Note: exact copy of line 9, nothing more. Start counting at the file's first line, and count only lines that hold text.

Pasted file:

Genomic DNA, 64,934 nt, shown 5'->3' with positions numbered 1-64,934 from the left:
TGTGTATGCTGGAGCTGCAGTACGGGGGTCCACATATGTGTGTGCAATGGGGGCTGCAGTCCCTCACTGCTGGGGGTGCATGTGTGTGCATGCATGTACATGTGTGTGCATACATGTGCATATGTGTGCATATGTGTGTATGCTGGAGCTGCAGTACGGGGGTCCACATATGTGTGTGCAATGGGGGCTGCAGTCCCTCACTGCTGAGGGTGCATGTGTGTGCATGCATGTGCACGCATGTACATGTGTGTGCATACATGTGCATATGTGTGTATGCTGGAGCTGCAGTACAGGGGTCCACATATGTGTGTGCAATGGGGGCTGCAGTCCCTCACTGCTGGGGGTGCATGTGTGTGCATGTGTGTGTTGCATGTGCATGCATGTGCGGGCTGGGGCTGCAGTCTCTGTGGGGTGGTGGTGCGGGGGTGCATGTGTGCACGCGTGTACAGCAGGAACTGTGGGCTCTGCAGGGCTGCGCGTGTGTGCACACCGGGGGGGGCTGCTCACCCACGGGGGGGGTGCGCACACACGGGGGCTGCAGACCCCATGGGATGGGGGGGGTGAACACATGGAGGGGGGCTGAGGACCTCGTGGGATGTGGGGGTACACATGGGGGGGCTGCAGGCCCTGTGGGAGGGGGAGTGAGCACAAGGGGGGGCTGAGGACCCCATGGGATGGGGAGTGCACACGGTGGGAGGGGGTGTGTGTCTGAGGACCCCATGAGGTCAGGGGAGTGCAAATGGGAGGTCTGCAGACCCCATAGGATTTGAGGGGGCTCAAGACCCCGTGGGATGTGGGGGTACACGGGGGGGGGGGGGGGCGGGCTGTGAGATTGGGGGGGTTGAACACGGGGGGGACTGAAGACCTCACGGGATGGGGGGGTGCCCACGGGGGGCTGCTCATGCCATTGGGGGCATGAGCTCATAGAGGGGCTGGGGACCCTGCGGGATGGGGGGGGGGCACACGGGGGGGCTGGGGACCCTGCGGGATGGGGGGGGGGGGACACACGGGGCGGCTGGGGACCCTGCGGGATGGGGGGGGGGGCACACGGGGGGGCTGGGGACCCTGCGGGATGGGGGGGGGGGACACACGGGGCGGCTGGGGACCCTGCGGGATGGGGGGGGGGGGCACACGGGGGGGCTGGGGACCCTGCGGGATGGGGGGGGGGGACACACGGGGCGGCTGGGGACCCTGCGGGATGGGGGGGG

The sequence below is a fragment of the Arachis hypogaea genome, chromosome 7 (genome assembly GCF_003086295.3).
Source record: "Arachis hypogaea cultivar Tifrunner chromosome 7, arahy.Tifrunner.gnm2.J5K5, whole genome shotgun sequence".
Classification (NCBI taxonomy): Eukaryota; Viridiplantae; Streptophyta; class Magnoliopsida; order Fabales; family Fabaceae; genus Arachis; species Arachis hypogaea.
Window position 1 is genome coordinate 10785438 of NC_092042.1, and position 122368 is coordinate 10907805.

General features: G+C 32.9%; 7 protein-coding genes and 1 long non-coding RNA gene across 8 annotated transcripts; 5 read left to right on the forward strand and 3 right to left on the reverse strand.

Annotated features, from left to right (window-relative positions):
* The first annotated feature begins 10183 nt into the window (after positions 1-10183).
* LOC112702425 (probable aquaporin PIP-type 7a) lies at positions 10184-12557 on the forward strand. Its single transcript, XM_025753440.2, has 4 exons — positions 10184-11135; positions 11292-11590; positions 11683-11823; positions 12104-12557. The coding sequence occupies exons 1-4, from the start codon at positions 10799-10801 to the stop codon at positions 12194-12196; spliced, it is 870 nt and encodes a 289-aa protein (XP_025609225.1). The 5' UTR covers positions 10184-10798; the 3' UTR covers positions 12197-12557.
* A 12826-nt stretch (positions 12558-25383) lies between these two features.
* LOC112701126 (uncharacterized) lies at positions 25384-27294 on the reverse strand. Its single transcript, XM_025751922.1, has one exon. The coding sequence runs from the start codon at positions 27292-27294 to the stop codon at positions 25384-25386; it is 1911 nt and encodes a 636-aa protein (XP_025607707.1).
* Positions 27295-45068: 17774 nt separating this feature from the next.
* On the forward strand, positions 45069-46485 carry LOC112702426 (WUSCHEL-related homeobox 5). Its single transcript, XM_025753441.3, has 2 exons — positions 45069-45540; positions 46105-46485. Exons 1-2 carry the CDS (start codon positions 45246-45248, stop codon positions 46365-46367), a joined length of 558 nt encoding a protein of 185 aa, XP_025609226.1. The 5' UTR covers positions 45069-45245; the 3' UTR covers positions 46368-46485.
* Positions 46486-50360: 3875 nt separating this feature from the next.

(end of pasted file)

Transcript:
* The first annotated feature begins 10183 nt into the window (after positions 1-10183).